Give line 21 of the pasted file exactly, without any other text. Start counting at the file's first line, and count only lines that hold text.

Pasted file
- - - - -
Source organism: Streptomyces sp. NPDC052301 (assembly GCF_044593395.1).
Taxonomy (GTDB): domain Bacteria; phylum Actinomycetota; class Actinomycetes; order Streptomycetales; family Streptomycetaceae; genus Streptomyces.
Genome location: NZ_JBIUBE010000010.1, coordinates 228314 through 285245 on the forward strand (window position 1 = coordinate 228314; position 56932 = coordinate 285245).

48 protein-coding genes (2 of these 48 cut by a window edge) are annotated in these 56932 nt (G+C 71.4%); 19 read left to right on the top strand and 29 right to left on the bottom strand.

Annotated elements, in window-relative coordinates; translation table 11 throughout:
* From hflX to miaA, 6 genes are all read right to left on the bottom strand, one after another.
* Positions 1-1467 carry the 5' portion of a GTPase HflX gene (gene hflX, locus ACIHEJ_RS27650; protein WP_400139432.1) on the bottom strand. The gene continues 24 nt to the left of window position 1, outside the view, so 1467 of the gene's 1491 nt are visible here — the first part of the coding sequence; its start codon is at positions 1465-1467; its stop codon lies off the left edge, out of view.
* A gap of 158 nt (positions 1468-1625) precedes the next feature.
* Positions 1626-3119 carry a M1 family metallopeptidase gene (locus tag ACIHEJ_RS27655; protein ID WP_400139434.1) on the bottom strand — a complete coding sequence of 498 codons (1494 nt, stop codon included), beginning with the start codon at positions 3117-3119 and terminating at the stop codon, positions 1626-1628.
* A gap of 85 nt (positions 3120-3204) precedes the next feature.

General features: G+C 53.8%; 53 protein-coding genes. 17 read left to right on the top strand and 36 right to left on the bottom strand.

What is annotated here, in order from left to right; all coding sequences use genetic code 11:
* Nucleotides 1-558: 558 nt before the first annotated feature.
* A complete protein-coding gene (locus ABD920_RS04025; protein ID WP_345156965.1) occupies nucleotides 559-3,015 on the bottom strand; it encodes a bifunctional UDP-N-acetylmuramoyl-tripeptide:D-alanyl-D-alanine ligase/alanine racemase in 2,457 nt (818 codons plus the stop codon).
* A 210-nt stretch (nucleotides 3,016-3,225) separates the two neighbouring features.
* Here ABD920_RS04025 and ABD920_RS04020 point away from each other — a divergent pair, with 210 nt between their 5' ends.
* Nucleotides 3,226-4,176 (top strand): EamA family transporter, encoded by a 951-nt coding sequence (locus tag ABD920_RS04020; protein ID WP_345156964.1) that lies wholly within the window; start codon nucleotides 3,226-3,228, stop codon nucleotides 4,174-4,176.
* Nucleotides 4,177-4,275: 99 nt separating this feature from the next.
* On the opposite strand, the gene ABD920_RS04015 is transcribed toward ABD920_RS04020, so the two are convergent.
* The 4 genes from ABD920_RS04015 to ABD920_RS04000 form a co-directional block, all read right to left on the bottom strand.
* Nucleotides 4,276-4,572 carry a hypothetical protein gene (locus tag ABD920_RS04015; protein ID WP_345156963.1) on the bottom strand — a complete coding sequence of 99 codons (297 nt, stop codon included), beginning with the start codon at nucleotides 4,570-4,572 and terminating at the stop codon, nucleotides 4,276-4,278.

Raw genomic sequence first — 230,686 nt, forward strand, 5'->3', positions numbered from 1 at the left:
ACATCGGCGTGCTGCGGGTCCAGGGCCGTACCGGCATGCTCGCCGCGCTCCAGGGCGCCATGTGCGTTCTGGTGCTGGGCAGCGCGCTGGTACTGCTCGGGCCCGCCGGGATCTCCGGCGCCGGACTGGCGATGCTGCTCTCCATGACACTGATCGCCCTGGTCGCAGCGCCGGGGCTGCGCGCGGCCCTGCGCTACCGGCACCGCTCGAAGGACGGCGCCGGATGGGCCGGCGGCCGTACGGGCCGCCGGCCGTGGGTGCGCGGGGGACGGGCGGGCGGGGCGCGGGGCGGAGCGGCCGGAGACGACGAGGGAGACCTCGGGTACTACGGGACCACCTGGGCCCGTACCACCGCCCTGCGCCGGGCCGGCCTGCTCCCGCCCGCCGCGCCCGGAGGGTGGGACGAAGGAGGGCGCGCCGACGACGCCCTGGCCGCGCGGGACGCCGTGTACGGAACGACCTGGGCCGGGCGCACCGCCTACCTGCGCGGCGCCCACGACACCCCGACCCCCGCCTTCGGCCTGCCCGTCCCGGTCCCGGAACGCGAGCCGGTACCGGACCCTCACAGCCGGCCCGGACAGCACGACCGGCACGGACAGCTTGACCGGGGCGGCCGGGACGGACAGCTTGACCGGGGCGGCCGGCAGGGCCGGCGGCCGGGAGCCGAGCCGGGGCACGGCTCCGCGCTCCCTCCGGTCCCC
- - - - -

* Nucleotides 4,276-4,572 carry a hypothetical protein gene (locus tag ABD920_RS04015; protein ID WP_345156963.1) on the bottom strand — a complete coding sequence of 99 codons (297 nt, stop codon included), beginning with the start codon at nucleotides 4,570-4,572 and terminating at the stop codon, nucleotides 4,276-4,278.